The fact is, when it comes to what is a Christian, one size hardly fits all.
PASTOR RUSSELL JOHNSON, FAIRFIELD CHRISTIAN CHURCH: Secularism, materialism, intellectualism, hedonism...
COOPER (voice-over): Pastor Russell Johnson rallies so-called patriot pastors behind conservative issues. He preaches America is in the grips of a war over its moral soul.
UNIDENTIFIED MALE: You've said, this is a battle between the forces of righteousness and the hordes of hell.
JOHNSON: I do believe there's a battle between right and wrong. I do believe that there is a forces of darkness.
UNIDENTIFIED MALE: And all God's people shouted...
COOPER: Many Christians believe the end of days prophesies in the bible are happening right now.
JOE JOHNS, CNN CORRESPONDENT: Do you see what's been happening in the Middle East as the beginning of the end of time?
PASTOR LARRY HUCH, NEW BEGINNINGS CHURCH: The beginning of the end as we know it, yes. Yes. You look at the bible and you will see all these things lining up, and it's not a coincidence.
COOPER: And there is a fast-growing group, millions of Christians who say if you believe, truly believe, you will prosper.
PASTOR CREFLO DOLLAR: The Word of God is the gateway to the world of wealth.
COOPER (on camera): So what is a Christian? You might be surprised. You might wonder where you fit in. It is a 360 special report tomorrow night. I hope you watch that. Tonight, a lot of us on the blog about our shot last night, the amazing blindfolded Rubik's cube kid. Did you see it? If you blinked, you probably missed it.
Let's take another quick look at it.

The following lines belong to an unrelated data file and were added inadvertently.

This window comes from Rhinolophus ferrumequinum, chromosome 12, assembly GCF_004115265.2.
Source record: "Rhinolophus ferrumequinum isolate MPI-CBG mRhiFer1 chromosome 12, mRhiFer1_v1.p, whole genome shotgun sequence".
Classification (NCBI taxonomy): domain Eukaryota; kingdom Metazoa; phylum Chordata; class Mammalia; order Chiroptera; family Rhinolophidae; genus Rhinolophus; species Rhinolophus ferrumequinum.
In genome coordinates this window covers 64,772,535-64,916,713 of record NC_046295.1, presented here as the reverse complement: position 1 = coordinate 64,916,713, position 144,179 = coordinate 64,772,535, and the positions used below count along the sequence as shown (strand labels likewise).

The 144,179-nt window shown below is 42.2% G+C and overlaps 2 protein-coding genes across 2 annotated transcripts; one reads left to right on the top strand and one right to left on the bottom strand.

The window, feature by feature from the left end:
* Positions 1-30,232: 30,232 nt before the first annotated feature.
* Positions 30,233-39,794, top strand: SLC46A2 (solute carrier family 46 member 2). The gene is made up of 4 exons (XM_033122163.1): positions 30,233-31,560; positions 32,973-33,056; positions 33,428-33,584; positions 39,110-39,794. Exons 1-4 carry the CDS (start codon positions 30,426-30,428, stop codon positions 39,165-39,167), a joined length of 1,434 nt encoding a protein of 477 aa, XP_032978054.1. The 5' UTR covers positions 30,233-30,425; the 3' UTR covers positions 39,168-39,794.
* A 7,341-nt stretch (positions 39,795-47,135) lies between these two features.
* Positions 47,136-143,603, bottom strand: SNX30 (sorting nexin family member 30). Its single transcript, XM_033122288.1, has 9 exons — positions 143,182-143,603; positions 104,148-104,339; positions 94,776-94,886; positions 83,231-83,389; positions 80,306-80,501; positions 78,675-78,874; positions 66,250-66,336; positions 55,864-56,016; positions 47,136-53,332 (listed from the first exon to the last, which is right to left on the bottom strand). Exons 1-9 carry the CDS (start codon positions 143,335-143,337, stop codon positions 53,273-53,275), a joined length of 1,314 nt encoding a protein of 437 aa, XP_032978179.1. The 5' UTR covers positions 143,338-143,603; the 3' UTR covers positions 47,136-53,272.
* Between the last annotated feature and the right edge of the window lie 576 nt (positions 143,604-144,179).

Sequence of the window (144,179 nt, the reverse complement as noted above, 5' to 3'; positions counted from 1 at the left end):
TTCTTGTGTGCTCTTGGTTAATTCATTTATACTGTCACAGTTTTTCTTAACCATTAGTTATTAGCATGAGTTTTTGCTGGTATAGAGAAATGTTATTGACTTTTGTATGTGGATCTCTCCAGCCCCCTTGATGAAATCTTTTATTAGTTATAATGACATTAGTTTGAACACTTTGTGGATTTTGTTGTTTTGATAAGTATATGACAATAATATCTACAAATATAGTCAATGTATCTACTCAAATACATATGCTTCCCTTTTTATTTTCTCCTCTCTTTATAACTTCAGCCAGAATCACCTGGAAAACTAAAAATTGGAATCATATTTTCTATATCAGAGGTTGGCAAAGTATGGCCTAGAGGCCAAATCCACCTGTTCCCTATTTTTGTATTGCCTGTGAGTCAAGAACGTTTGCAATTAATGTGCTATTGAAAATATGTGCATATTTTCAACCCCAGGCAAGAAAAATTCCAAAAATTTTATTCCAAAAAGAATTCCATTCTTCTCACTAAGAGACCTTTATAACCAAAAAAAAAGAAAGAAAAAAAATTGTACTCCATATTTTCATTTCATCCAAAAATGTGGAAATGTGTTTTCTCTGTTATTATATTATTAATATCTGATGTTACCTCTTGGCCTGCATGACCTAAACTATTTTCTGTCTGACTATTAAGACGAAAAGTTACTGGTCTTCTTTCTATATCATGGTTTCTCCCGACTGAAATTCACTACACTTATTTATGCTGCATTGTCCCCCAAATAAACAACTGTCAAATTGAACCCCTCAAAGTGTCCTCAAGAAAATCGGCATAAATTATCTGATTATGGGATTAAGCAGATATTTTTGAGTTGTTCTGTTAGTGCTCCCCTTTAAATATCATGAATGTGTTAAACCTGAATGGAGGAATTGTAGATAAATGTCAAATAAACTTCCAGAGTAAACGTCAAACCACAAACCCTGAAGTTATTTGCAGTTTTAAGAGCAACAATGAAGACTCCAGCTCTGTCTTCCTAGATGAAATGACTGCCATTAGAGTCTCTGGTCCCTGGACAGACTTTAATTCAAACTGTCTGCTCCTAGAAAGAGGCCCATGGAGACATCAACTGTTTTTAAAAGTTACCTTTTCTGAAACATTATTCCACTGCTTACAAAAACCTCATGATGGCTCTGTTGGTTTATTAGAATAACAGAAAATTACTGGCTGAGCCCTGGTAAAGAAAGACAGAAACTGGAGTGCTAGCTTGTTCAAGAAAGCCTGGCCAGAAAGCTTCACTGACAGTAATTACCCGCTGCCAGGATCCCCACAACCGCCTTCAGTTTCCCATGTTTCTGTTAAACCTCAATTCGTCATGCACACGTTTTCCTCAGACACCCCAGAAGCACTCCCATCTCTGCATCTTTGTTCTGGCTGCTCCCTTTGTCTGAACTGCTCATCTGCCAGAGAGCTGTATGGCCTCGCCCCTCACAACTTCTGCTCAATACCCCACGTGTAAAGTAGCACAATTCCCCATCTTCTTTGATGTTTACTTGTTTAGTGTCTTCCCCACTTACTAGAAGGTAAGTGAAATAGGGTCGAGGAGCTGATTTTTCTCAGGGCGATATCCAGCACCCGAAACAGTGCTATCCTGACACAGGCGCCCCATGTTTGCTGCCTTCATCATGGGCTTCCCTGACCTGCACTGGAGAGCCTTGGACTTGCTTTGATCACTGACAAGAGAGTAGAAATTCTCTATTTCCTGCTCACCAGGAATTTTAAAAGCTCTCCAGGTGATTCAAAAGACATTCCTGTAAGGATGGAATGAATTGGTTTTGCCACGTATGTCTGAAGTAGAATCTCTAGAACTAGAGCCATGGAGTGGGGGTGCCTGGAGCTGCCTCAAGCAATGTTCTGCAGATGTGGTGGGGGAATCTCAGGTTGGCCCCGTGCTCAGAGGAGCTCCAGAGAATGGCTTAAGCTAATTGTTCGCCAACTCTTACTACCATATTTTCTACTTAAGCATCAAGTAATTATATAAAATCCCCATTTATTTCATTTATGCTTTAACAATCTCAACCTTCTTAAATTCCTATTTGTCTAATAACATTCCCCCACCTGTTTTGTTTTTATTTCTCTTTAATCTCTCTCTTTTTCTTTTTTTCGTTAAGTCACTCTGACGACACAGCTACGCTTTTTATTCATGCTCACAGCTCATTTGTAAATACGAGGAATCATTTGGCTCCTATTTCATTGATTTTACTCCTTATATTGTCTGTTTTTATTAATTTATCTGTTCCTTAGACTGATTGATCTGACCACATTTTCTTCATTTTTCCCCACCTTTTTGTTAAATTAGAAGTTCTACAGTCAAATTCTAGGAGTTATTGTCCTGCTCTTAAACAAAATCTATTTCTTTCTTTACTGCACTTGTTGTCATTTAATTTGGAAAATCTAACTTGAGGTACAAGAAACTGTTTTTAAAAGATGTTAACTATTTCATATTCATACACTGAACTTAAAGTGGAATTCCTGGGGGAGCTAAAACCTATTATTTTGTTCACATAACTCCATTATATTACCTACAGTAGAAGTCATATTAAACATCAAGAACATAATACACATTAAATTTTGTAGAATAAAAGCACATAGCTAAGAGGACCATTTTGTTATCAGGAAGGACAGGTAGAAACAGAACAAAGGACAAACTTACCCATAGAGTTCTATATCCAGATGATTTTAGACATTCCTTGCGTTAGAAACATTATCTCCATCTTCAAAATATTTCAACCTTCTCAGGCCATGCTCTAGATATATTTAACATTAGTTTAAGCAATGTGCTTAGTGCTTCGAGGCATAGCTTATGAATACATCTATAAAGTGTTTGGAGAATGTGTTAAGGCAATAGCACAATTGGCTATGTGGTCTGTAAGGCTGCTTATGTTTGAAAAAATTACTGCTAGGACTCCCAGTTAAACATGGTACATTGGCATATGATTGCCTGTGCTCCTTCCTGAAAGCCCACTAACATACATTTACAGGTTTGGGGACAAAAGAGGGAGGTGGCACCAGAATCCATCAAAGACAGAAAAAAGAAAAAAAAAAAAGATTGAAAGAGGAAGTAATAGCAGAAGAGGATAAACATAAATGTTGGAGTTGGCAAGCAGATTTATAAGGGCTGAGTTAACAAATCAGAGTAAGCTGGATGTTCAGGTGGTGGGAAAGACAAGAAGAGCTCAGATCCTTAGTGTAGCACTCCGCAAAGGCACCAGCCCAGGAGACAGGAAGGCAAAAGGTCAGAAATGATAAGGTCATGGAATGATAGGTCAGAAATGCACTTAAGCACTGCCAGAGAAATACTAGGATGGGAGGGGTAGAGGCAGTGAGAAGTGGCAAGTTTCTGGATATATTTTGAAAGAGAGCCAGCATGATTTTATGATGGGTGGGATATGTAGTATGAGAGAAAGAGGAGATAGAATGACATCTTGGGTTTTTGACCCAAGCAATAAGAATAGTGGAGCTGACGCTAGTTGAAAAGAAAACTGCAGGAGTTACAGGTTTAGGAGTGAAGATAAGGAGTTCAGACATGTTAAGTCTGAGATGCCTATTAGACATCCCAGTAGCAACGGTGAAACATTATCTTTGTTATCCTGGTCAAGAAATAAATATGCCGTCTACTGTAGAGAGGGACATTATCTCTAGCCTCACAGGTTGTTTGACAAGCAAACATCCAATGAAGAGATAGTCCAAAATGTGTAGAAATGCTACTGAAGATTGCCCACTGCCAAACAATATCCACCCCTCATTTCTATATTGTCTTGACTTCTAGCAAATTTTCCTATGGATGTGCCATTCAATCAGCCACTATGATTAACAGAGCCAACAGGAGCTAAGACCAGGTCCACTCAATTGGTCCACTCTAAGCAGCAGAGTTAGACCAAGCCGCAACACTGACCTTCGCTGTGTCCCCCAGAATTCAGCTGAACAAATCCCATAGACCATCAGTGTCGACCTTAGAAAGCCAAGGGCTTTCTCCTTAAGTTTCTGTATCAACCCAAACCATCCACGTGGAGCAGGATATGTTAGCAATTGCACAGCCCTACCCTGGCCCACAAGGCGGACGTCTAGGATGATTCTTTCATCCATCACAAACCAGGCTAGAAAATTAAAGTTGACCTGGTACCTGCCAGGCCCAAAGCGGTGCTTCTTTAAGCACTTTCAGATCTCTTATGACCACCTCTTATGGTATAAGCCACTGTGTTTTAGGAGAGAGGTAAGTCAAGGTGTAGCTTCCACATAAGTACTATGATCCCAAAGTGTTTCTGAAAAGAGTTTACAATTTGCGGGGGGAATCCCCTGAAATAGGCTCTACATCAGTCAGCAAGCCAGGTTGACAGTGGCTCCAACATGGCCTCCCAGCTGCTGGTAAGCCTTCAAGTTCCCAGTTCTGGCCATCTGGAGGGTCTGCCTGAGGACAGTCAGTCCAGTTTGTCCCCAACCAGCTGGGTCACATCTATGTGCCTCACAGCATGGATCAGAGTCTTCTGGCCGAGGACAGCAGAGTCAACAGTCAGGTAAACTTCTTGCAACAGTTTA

This kid, he basically looks at it for a few seconds, then puts the blindfold on and boom. And there -- it's -- in under two -- I believe two minutes he does it. Pretty amazing.
Kerry Ann in Palm Springs, California writes, "Back in the 1980s, when this toy first came out, I had a second cousin who was also good at the Rubik's cube. He could do it in 12 seconds."
Linda in Boulder, has her doubts, "I think he was peeking," she writes, "don't you?" Frankly, I do. Yes.
And Rupa in Boston puts it simply, one word, "Impossible!!!!"
Don't forget, you too can leave us a word or two. Just go to CNN.com/360blog and weigh in.
Coming up, your chance to win a behind the scenes look at 360. You just have to play along. We'll show you how. Stay tuned.
COOPER: If you ever wanted to walk around the 360 studio -- I don't see why you wouldn't. See what we do around here. Well, here's your chance. Time for 360 "Takes you Live" sweepstakes. Here's the location of the day, Australia. That's the code you need to enter the contest. On our fan Web site, cnn.com/ac, just click on the chance to win sweepstakes link. Here's your first shot of the grand prize, a trip to New York and a behind the scenes look at 360. The Web site again, cnn.com/ac. And good luck.
"LARRY KING" is next with the cast of "Everybody Loves Raymond," remembering Peter Boyles.
See you tomorrow night.